Gym and fitness studio closures needed to 'eliminate risk' of Covid-19 clusters forming, say experts

In March last year, two gyms in Singapore were visited by Covid cases.
In March last year, two gyms in Singapore were visited by Covid cases.PHOTO: ST FILE

SINGAPORE - Medical experts said that the decision to close indoor gyms and fitness studios is timely after stricter measures were announced to stop the spread of Covid-19 in the wider community on Tuesday (May 4).

Such fitness facilities will be closed and mass participation events will be suspended from May 8 to May 30 to minimise the potential for large Covid-19 cluster formations, said the multi-ministry task force (MTF) tackling the coronavirus pandemic.

Dr Leong Hoe Nam, an infectious diseases specialist from the Rophi Clinic at Mount Elizabeth Novena Specialist Centre, said that the closed setting of gyms and fitness studios presents a higher risk of virus transmission.

"We have seen more data that shows the risk of indoor transmission is much higher than outdoors. In our gyms and fitness studios, with the doors closed and people in close proximity, the risk is definitely very high," said Dr Leong.

"There is also the huffing and puffing that take place (when people exercise), which raises the possibilities of transmission in a closed space."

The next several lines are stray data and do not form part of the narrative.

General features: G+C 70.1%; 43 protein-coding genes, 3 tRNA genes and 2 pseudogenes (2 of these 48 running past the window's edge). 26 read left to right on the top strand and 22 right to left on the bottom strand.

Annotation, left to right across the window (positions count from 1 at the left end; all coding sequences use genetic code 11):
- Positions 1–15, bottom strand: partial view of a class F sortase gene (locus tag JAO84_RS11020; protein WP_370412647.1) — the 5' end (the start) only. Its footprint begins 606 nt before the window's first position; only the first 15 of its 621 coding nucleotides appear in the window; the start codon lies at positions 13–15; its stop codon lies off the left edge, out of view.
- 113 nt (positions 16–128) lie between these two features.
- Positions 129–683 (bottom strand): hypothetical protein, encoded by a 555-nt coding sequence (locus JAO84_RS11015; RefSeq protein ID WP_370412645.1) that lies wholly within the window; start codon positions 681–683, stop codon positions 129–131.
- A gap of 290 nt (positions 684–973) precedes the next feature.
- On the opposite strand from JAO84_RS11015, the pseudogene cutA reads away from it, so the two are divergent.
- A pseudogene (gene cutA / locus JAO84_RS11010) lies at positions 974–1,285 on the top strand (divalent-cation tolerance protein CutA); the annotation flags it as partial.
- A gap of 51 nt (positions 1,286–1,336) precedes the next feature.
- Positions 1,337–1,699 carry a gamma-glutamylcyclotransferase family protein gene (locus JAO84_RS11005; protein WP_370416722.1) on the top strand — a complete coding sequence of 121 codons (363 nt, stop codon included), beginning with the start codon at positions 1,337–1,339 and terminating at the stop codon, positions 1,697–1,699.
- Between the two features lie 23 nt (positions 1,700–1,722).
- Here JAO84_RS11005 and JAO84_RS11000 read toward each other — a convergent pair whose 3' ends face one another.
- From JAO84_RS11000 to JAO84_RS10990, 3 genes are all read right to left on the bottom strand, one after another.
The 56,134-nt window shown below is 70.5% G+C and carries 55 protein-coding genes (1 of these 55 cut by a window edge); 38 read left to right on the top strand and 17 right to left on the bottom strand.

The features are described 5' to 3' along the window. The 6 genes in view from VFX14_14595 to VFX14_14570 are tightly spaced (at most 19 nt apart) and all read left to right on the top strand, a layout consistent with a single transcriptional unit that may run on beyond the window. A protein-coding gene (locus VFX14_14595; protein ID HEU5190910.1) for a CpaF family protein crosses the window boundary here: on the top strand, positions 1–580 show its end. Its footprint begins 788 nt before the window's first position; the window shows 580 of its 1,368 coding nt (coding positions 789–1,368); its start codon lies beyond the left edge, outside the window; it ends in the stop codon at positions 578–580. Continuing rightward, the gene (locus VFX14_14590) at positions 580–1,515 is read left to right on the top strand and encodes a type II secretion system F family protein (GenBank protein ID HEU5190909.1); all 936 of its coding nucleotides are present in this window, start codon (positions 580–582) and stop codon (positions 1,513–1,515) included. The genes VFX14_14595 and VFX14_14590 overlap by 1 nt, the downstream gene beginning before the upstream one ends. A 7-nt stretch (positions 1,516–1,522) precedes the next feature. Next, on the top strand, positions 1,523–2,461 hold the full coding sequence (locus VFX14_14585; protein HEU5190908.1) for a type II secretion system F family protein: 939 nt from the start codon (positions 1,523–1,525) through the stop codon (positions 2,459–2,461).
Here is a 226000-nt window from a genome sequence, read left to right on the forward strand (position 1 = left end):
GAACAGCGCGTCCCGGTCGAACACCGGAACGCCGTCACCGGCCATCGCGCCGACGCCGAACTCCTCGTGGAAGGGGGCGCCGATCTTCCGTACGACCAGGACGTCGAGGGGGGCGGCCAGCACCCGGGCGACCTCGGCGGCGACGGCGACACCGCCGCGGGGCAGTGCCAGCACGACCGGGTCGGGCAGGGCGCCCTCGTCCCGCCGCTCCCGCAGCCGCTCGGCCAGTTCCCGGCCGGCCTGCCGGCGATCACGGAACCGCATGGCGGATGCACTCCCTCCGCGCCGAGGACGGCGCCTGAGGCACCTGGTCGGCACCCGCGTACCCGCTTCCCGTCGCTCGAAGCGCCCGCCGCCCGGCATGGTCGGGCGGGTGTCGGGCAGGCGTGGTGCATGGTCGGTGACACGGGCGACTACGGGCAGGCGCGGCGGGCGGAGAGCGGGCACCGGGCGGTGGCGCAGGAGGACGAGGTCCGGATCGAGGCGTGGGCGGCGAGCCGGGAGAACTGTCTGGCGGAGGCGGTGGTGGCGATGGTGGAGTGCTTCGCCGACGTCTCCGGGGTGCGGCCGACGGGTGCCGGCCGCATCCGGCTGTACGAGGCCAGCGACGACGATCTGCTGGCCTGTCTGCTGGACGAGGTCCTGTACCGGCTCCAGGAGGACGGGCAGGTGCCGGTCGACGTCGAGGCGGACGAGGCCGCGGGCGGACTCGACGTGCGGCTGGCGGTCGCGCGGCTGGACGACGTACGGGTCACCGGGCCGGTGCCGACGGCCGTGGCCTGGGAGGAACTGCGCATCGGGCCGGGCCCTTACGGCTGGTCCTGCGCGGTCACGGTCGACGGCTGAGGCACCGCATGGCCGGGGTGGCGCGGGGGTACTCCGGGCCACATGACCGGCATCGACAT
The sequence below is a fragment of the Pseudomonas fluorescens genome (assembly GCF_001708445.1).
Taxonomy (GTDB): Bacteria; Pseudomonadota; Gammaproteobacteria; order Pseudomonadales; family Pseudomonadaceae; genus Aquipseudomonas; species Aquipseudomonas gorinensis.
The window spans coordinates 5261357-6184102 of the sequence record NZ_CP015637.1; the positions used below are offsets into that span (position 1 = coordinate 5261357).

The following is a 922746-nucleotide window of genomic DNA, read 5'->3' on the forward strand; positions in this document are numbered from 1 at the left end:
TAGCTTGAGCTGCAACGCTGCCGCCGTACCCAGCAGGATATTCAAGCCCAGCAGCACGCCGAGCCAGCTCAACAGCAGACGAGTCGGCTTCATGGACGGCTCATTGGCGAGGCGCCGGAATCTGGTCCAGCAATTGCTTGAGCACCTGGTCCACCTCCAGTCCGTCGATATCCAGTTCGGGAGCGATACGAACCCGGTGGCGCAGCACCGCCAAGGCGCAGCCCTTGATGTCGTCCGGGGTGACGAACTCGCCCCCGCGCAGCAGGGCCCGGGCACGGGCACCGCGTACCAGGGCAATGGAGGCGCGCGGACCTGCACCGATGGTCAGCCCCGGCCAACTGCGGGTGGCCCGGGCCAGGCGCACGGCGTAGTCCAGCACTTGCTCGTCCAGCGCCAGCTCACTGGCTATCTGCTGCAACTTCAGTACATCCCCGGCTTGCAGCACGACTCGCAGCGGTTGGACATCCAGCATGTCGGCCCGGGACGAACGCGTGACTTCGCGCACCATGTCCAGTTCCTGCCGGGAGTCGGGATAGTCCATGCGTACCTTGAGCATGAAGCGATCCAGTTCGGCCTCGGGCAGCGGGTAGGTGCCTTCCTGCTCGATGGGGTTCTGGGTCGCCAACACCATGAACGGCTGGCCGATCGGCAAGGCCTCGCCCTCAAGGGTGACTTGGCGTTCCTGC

Dr Asok Kurup, who chairs the Academy of Medicine's Chapter of Infectious Disease Physicians agreed, calling gyms and fitness studios a "perfect recipe for disaster".

He said: "Given the background of the latest situation, where we are dealing with a more transmittable strain and a high viral load, we have a situation where it could be a perfect recipe for disaster...

"We already have several open clusters. That is enough of a reason."

Dr Kurup added that he understood the frustrations of some about the closures but urged the community to see it as a measure that will "benefit everyone in the long term".

He said: "The rise (in community cases) is telling and I think the measure is beyond precautionary. It is to eliminate the risk factor and we have to protect ourselves now."

In March last year, two gyms in Singapore were visited by Covid-19 cases.

Both the Safra Punggol gym, which had one individual, who was later identified as Case 138, and the Tanjong Pagar branch of Virgin Active Singapore, which had two unlinked cases in the same week, were closed for cleaning and disinfection.

Neither incident resulted in a cluster forming but a coronavirus outbreak at a Hong Kong gym less than two months ago is a cautionary tale.

The outbreak spread to international schools and other fitness centres, while positive cases also appeared in the banking community just as the city was emerging from a prolonged round of social restrictions and venue closures.

The flare-up was linked to a 27-year-old trainer from Ursus Fitness, a gym in Hong Kong Island's Sai Ying Pun neighbourhood, popular with expatriates. According to a Bloomberg report, the gym had said that five of its staff, as well as a client, also tested positive for Covid-19.